(7) Every mutation should be made in approaching or quitting the tonic or dominant.
The counter-subject is primarily to be regarded as an accompaniment to the subject or answer. But it is more than this, for it ought to be made so melodious as to be an available foil to the subject when used in alternation with it, or with the answer. It should also be, in most cases, so constructed as to work in double counterpoint with the subject. It usually makes its first appearance as an accompaniment to the first entry of the answer, after the subject has been duly announced by itself. We now proceed to give an example of the commencement of a fugue, containing subject, answer, and counter-subject. Such a commencement is called 'the Exposition.'
When the countersubject is introduced simultaneously with the subject at the beginning of a fugue, it should be looked on rather as a second subject, and treated strictly as such throughout the fugue. In such a case the piece would be properly described as a Double fugue, or Fugue with two subjects. Similarly there are fugues with three or more subjects; the only limitation being that there should always be fewer subjects than parts; though there are exceptions to this rule, as e.g. 'Let old Timotheus' in Handel's 'Alexander's Feast,' where there are four subjects and only four voice-parts.
It is very often desirable to interpose a few notes to connect the subject and answer, and to facilitate the necessary modulations from tonic to dominant, and back again. Such connecting notes are named the Codetta, conduit, or copula, and are very useful in rendering the fugue less dry and cramped.
The following is the exposition of a two-part fugue, including a codetta:—
After the exposition is completed by the successive and regular entry of every part, it is well to make use of fragments of the materials already announced, working them up contrapuntally into passages of imitation, and modulating into nearly related keys for a few bars, before returning again to the subject and answer. These may then be introduced in various kindred keys, according to the taste of the composer, so as to secure variety and contrast, without wandering too far from the original key of the piece. As the fugue goes on, it is important to keep the interest of it from flagging by the introduction of new imitations, formed of fragments of the original materials. These passages are termed Episodes. With the same object in view it is customary to bring the subject and answer nearer to one another as the fugue draws towards its conclusion. The way to effect this is to make the entries overlap; and this is called the Stretto (from stringere, 'to bind'). Thus the above subject would furnish a stretto as follows:—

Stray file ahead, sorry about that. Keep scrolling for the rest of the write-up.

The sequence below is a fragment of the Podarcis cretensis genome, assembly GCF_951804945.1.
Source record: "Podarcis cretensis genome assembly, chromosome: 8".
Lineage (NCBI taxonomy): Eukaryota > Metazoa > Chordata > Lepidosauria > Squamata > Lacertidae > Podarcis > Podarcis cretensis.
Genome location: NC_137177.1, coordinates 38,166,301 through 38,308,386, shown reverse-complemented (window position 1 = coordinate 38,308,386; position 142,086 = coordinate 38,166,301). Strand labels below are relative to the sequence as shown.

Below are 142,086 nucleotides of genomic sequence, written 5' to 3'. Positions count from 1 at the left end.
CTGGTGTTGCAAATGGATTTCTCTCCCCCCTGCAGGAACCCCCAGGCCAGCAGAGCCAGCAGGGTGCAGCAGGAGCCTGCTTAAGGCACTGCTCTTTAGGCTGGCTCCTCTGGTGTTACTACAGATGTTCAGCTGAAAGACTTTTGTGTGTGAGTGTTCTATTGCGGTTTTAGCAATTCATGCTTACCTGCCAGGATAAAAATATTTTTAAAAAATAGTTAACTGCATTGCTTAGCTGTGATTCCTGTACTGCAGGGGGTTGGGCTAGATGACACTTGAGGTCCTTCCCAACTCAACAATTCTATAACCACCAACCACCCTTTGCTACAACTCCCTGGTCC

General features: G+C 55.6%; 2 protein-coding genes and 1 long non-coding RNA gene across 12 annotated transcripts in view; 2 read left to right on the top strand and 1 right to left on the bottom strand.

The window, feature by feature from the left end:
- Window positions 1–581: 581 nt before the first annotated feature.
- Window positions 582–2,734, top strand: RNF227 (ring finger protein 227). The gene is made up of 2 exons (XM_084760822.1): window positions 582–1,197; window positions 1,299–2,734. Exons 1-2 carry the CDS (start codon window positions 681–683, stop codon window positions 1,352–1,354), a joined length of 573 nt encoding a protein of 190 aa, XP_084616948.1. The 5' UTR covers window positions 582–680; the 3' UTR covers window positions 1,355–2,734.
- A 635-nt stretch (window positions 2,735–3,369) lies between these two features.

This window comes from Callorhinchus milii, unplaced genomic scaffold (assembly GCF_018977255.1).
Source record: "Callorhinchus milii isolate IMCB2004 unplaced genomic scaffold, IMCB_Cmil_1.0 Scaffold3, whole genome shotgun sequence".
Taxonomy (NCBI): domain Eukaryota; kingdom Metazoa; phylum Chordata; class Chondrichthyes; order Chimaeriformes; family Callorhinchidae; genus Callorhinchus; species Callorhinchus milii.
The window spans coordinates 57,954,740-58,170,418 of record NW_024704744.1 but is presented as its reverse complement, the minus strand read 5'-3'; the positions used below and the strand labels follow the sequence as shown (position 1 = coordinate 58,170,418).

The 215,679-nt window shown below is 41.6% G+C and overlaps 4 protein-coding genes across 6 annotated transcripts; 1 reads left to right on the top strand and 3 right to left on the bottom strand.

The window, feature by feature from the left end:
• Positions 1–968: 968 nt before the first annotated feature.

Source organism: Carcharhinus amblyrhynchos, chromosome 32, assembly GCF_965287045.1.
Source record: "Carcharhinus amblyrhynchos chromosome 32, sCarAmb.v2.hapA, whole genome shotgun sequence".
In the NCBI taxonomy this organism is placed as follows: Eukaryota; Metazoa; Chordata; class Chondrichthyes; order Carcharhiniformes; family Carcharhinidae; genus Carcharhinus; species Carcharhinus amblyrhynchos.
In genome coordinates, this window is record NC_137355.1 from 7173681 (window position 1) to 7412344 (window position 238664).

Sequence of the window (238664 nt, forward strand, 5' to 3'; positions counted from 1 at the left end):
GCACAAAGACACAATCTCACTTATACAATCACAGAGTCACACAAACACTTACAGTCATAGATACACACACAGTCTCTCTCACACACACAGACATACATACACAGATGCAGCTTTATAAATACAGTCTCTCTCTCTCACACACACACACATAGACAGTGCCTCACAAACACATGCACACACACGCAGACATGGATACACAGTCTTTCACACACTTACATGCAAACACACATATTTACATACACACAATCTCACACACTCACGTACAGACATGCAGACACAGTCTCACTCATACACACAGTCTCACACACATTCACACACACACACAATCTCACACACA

Some subjects will furnish more than one stretto. In such cases the closest should be reserved for the last. [Stretto.]
But there are many other devices by which variety can be secured in the construction of a fugue. For the subject can sometimes be inverted, augmented, or diminished. Or recourse may be had to counterpoint at the 10th or 12th. The inversion of the above subject would be as follows—